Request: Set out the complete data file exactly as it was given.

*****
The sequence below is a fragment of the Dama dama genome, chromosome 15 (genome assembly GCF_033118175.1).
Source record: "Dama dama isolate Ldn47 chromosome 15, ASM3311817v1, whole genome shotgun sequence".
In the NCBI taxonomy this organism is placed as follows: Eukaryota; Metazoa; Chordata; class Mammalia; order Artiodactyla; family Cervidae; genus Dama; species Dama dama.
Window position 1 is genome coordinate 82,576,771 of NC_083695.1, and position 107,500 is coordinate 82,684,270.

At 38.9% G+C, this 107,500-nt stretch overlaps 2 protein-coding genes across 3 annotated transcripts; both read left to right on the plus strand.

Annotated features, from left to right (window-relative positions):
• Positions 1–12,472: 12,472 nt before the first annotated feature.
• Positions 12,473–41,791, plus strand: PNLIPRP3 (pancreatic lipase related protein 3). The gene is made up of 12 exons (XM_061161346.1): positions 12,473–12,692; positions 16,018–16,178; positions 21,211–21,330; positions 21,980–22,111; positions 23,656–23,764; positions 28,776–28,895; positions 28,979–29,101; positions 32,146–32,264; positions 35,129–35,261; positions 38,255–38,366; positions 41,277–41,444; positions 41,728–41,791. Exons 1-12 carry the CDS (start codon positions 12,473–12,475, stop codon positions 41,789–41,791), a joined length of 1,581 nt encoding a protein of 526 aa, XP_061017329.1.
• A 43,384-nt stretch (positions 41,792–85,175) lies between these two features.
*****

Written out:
The sequence below is a fragment of the Dama dama genome, chromosome 15 (genome assembly GCF_033118175.1).
Source record: "Dama dama isolate Ldn47 chromosome 15, ASM3311817v1, whole genome shotgun sequence".
In the NCBI taxonomy this organism is placed as follows: Eukaryota; Metazoa; Chordata; class Mammalia; order Artiodactyla; family Cervidae; genus Dama; species Dama dama.
Window position 1 is genome coordinate 82,576,771 of NC_083695.1, and position 107,500 is coordinate 82,684,270.

At 38.9% G+C, this 107,500-nt stretch overlaps 2 protein-coding genes across 3 annotated transcripts; both read left to right on the plus strand.

Annotated features, from left to right (window-relative positions):
• Positions 1–12,472: 12,472 nt before the first annotated feature.
• Positions 12,473–41,791, plus strand: PNLIPRP3 (pancreatic lipase related protein 3). The gene is made up of 12 exons (XM_061161346.1): positions 12,473–12,692; positions 16,018–16,178; positions 21,211–21,330; positions 21,980–22,111; positions 23,656–23,764; positions 28,776–28,895; positions 28,979–29,101; positions 32,146–32,264; positions 35,129–35,261; positions 38,255–38,366; positions 41,277–41,444; positions 41,728–41,791. Exons 1-12 carry the CDS (start codon positions 12,473–12,475, stop codon positions 41,789–41,791), a joined length of 1,581 nt encoding a protein of 526 aa, XP_061017329.1.
• A 43,384-nt stretch (positions 41,792–85,175) lies between these two features.